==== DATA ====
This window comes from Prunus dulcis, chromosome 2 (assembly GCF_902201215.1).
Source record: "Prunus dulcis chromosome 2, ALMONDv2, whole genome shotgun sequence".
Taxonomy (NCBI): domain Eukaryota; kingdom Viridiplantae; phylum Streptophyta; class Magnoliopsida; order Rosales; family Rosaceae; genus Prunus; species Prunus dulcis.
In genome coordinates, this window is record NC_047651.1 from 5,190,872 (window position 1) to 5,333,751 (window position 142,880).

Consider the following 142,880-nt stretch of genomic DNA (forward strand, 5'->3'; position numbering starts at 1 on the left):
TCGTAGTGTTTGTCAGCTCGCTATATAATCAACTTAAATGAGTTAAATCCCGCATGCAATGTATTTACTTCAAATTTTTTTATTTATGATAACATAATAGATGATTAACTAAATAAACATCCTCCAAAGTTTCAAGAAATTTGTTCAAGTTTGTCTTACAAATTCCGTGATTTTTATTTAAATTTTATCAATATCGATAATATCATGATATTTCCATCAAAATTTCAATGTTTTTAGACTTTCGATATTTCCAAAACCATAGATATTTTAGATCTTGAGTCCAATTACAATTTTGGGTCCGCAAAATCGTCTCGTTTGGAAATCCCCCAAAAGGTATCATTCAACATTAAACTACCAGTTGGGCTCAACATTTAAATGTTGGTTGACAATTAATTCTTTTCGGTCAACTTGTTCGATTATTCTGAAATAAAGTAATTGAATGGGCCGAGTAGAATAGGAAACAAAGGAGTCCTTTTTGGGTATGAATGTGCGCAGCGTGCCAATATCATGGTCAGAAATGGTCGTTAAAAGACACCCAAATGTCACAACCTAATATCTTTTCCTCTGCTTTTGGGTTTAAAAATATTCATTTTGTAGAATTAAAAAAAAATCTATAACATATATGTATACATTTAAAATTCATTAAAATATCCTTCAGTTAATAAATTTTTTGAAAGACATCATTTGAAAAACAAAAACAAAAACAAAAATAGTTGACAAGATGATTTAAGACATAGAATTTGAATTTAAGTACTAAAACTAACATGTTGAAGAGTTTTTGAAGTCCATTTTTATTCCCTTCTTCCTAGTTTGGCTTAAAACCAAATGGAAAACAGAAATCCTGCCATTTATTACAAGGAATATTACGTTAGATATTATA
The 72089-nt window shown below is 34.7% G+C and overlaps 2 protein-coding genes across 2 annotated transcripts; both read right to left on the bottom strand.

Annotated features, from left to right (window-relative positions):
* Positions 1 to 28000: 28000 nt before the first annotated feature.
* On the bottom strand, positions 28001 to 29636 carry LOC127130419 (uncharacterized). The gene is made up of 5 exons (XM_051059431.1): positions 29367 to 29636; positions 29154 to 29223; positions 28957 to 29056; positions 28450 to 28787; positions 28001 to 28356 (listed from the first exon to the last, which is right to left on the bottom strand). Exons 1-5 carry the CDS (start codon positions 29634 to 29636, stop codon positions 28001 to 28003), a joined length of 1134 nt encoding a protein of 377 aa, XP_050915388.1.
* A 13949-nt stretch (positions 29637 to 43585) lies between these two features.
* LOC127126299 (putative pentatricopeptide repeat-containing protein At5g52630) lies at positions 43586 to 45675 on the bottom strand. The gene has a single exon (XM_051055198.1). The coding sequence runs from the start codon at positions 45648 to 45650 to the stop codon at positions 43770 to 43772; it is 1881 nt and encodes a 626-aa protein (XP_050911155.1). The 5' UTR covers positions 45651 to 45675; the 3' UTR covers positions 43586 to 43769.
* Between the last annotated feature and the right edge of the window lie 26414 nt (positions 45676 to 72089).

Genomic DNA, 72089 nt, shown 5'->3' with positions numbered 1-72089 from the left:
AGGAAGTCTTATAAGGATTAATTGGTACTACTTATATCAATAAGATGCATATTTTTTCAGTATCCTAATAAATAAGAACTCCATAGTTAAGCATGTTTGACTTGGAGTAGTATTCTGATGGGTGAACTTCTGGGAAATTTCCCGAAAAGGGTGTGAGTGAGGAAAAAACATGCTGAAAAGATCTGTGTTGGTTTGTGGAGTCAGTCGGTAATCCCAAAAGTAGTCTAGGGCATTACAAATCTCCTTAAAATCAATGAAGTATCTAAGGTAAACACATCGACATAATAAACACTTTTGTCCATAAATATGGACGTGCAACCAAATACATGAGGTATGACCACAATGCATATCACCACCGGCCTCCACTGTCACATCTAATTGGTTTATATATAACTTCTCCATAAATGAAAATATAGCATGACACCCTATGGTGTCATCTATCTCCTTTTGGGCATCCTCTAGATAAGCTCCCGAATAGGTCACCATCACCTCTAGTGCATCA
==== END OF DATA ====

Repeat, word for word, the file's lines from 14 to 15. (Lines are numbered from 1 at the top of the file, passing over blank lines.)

Genomic DNA, 72089 nt, shown 5'->3' with positions numbered 1-72089 from the left:
AGGAAGTCTTATAAGGATTAATTGGTACTACTTATATCAATAAGATGCATATTTTTTCAGTATCCTAATAAATAAGAACTCCATAGTTAAGCATGTTTGACTTGGAGTAGTATTCTGATGGGTGAACTTCTGGGAAATTTCCCGAAAAGGGTGTGAGTGAGGAAAAAACATGCTGAAAAGATCTGTGTTGGTTTGTGGAGTCAGTCGGTAATCCCAAAAGTAGTCTAGGGCATTACAAATCTCCTTAAAATCAATGAAGTATCTAAGGTAAACACATCGACATAATAAACACTTTTGTCCATAAATATGGACGTGCAACCAAATACATGAGGTATGACCACAATGCATATCACCACCGGCCTCCACTGTCACATCTAATTGGTTTATATATAACTTCTCCATAAATGAAAATATAGCATGACACCCTATGGTGTCATCTATCTCCTTTTGGGCATCCTCTAGATAAGCTCCCGAATAGGTCACCATCACCTCTAGTGCATCA